One of the key themes I took from the show was the importance of being kind. While we do mess up on occasion, and we might not always be able to do the right thing in the moment (as this show depicts at various points with both Clay and Hannah), we should always make the effort.

And as a final note, suicide should never be the answer. There are ways to get help. If you or someone you know need help, please don’t be afraid to consult any of the resources here, or with someone you trust.

Review of “A Name Unknown” (Shadows Over England #1) by Roseanna M. White

White, Roseanna. A Name Unknown. Minneapolis: Bethany House, 2017. ISBN-13: 978-0-7642-1926-9. Print List Price: $15.99.

4 stars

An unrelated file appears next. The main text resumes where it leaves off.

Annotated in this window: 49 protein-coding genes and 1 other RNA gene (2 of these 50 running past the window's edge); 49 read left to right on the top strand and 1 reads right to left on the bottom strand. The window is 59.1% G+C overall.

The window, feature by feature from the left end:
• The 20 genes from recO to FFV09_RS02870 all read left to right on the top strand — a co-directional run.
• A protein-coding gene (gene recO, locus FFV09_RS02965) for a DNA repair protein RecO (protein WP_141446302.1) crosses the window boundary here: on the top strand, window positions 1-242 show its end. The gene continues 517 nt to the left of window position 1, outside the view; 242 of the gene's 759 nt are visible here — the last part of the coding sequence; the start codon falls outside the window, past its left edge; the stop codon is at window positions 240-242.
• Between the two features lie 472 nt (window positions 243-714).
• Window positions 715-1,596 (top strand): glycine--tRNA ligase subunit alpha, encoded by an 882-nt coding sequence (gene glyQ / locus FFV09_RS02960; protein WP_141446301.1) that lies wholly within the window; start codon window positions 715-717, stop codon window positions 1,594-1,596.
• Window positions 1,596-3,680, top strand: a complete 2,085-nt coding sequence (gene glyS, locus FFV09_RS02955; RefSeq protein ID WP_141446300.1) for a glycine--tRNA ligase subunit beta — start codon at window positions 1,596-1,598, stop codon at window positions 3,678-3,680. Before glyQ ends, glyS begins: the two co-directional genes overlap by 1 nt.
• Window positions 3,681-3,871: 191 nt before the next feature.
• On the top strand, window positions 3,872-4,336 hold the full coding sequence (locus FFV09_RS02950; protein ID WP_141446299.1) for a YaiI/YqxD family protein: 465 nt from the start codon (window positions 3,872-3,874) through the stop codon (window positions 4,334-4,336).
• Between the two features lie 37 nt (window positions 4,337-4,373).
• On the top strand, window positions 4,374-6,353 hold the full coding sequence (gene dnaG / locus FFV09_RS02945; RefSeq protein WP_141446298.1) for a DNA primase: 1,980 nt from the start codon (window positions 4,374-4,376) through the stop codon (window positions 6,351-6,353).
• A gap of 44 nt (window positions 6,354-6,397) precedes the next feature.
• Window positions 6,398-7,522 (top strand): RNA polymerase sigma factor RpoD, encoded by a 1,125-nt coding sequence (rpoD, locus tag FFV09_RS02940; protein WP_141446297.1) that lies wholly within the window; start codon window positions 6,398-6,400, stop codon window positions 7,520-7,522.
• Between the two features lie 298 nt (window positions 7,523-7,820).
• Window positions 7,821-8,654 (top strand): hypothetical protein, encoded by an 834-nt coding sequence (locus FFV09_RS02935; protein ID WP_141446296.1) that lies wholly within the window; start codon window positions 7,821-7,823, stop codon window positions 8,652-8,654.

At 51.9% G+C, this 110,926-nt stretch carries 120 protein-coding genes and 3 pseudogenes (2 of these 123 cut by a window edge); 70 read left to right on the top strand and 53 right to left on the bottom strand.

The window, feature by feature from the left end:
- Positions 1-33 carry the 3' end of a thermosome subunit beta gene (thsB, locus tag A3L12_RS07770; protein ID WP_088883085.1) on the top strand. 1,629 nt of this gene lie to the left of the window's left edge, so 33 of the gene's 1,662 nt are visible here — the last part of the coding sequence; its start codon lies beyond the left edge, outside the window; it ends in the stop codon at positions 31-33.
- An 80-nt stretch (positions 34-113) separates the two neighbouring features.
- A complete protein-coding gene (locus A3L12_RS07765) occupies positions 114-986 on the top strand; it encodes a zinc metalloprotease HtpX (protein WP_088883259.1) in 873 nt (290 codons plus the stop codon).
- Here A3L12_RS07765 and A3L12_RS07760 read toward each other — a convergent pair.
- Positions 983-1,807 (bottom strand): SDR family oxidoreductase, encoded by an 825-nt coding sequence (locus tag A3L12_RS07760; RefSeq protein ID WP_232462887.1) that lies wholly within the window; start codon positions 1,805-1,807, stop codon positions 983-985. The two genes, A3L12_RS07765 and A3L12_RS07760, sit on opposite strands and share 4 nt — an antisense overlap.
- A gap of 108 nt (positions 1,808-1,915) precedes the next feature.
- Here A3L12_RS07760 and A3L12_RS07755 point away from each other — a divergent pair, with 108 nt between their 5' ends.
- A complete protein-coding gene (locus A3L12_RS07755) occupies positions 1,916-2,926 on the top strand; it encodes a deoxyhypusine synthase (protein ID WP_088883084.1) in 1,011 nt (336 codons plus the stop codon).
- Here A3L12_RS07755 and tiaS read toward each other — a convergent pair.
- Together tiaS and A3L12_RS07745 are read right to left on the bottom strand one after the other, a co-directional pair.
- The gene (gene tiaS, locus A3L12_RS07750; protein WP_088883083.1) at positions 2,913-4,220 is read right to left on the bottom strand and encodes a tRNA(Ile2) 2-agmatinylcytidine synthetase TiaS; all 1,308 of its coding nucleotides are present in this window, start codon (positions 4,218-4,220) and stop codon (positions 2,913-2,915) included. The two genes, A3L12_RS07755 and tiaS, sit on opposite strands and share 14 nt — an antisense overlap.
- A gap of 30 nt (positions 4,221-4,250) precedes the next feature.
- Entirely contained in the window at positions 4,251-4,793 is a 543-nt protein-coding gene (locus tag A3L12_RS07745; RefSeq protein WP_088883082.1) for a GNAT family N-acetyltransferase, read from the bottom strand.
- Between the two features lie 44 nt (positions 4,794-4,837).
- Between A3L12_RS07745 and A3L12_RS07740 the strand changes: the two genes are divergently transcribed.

Picking up this book made me so happy, for a few different reasons. For one, I loved her previous series, and this one definitely showed that she was going in a different direction in terms of the types of characters she was writing, while still keeping the elements I fell in love with, that being the seamless blend of romance and mystery. And for more superficial reasons, which I expect I will go into in a post sometime in the future, I was delighted to see a book that surpassed 400 pages, when it's rare to see books that make it to the 300 page mark, particularly in the romance genre, without padding with annoying and deceiving excerpts. But I digress.